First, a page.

In an effort to prevent the unthinkable, Andy Shaw cautions new dads about three avoidable mistakes.
As a new dad, you’re worried about so many things it can be difficult to keep track of everything. You haven’t changed a diaper before, you need to get the nursery done, or you aren’t sure what supplies you will need. Don’t forget that even with all that craziness going on, there’s a little baby at the heart of it all. Someone who is trusting you completely to take care of him or her, who is going to love you so much and you’ll love them back so much it will blow your mind. This also means there are high stakes, and there are a few issues new dads need to consider to avoid the unthinkable.
There is a lot of pressure on new dads. You are expected to provide for your family and/or stay home with your baby. Your wife expects you to help take care of the baby and be a good role model. You’ll also be expected to know how to put in car seats that are freaking impossible (AHHH! Car seats!). There are bigger issues, though. There are specific situations you may absolutely face, and if you make the wrong choices, there are serious and irrevocable consequences.
You Cannot Forget Your Baby In A Hot Car:
If this was so easily avoidable, how come it keeps happening? Why do ordinary dads keep accidentally killing their babies who are left to slowly die in 100-plus degree temperatures car? An average of 37 kids each year die from being trapped in a hot car and suffering heat stroke. Other than backing over a child with a car, hyperthermia caused by babies being left inside of cars is the largest category for non-accident related vehicle deaths of children in the country.
What’s to blame for this? Usually, the parent says they just forgot their baby was there. Every so often, that may be the case. The baby is asleep, one gets distracted and busy, and forgets. But how do you forget for an hour? For an entire morning, or honestly, even 15 minutes? If you’re like me, you regularly check with your spouse about what the baby is doing. My wife wouldn’t let a whole morning go without asking me how our baby was doing, and vice versa.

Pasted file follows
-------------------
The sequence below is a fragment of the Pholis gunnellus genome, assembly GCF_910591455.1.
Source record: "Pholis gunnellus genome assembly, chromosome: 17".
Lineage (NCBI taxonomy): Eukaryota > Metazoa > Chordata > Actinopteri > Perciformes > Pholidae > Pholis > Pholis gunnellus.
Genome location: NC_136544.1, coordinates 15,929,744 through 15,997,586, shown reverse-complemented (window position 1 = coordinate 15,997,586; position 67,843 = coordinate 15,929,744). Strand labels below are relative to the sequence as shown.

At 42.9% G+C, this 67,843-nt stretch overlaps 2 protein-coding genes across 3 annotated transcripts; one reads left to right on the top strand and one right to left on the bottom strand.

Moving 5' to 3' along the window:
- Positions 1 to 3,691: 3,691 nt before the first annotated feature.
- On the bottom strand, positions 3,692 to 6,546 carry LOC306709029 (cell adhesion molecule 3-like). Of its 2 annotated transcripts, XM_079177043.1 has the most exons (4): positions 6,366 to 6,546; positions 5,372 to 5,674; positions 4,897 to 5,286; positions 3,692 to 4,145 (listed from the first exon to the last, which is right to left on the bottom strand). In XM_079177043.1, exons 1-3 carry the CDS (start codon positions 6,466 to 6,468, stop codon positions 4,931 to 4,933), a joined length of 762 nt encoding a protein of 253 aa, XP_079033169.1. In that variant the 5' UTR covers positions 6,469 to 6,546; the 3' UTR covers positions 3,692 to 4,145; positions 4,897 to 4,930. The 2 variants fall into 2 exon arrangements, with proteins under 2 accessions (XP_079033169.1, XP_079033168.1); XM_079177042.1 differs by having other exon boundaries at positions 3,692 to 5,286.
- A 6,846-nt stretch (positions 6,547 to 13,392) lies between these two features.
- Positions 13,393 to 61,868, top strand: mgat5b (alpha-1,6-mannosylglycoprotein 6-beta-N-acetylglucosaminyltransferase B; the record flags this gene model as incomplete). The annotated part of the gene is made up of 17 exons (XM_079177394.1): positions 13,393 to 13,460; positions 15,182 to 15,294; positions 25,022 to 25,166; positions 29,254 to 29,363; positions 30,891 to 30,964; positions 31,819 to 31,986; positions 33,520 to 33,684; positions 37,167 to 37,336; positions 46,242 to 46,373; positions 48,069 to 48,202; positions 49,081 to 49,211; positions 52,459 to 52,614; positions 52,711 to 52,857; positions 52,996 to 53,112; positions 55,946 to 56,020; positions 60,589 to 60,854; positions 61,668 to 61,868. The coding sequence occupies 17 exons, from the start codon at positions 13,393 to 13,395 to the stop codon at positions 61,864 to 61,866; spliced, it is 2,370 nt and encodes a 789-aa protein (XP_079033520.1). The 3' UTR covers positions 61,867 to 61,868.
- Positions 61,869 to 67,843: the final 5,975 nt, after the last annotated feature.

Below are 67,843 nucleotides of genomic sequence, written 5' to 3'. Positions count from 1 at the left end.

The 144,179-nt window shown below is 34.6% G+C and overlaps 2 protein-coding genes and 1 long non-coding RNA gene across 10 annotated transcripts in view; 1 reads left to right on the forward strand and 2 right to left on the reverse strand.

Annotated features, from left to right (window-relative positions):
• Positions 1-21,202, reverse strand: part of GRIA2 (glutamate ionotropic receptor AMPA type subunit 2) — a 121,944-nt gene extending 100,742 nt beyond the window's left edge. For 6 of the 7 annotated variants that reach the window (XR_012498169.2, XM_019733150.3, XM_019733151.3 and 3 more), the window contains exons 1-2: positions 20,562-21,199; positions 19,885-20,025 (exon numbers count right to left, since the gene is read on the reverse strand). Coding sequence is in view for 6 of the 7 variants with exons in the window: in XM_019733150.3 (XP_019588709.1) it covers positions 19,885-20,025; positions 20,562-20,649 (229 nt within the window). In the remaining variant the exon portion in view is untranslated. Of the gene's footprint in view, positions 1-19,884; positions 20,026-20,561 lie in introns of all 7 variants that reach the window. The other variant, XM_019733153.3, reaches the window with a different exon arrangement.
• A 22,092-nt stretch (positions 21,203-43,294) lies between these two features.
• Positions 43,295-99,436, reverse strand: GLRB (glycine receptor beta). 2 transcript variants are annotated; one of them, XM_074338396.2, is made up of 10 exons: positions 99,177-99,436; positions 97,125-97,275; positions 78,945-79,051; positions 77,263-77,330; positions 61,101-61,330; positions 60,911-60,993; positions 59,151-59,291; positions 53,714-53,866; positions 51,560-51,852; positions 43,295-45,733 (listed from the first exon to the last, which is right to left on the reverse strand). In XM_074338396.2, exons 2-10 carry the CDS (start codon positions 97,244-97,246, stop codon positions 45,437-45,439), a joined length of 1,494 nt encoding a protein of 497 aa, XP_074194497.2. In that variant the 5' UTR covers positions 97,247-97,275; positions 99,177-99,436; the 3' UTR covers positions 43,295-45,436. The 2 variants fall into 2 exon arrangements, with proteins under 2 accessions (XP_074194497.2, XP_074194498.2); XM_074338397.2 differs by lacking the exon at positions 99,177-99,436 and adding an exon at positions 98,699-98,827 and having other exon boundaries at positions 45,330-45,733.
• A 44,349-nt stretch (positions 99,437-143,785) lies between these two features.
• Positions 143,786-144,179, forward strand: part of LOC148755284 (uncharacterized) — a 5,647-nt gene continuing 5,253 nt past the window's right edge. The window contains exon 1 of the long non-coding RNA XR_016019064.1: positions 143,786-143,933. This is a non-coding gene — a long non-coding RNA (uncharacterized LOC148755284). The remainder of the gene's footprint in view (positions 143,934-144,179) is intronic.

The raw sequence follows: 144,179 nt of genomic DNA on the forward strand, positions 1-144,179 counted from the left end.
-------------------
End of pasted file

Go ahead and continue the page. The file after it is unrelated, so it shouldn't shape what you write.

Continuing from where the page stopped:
What can you do to avoid leaving your baby in the car?
- Make a habit of checking the backseat. Remember, for the first year or so, the baby’s car seat is reversed. So you either need a baby mirror or glance in the back window as you exit.
- Leave your phone in the backseat so you have to check before you leave. Hey, you also can’t text and drive this way! Double whammy!
- Talk or sing to your baby. If you even talk a little bit to the baby when you drive, it’s that much harder to forget they are there.
- If it’s warm outside, make an extra effort to double-check your car before you leave.
- Tell your daycare, if you’re the drop-off guy, to call you if the baby hasn’t arrived after a certain time. Sometimes, the dad goes to work and leaves the baby in the backseat.
- Put a stuffed animal in the car seat. When the baby goes in, the stuffed animal goes in the front seat. Instant reminder.
- Go to safercar.gov for more tips.
You Cannot Fall Asleep Holding Your Baby:
Please, please, please, please watch out for this. In a recent interview I did with a nationally-renowned neonatologist who happens to work at the hospital where my kids were born, he said he has seen far too many babies die from suffocation because of parents who fall asleep on their kid.
Nearly 3,500 babies and infants each year die from Sudden Infant Death Syndrome and related causes. What’s crazy is that safe sleep campaigns have helped reduce SIDS cases in recent years, but one category is increasing in deaths: suffocation/strangulation. How terrible is that?
This can happen so easily! You pass out on the couch with the baby on you, but the baby slips down between you and the back of the couch and suffocates. Or a blanket that you thought was far enough down gets caught on your hand and pulled up while you’re sleeping over the baby’s head. Or the baby rolls onto his/her face and you’re not awake to see it.
Every time I see a photo of a dad who brags a little about how they love taking naps alone with their baby, and the photo looks like a SIDS horror trailer, I get antsy. Cute photo? Yes, but only because you got lucky!
You are going to be exhausted. It won’t always be like that, but it will be for several months, at least, and you would be shocked how easily you’ll fall asleep. Even just driving home from work can be tough, trust me. I had never taken 5 Hour Energy in my life until I had kids, and even though I rarely use it, it has been the difference between me being able to drive home and not some days.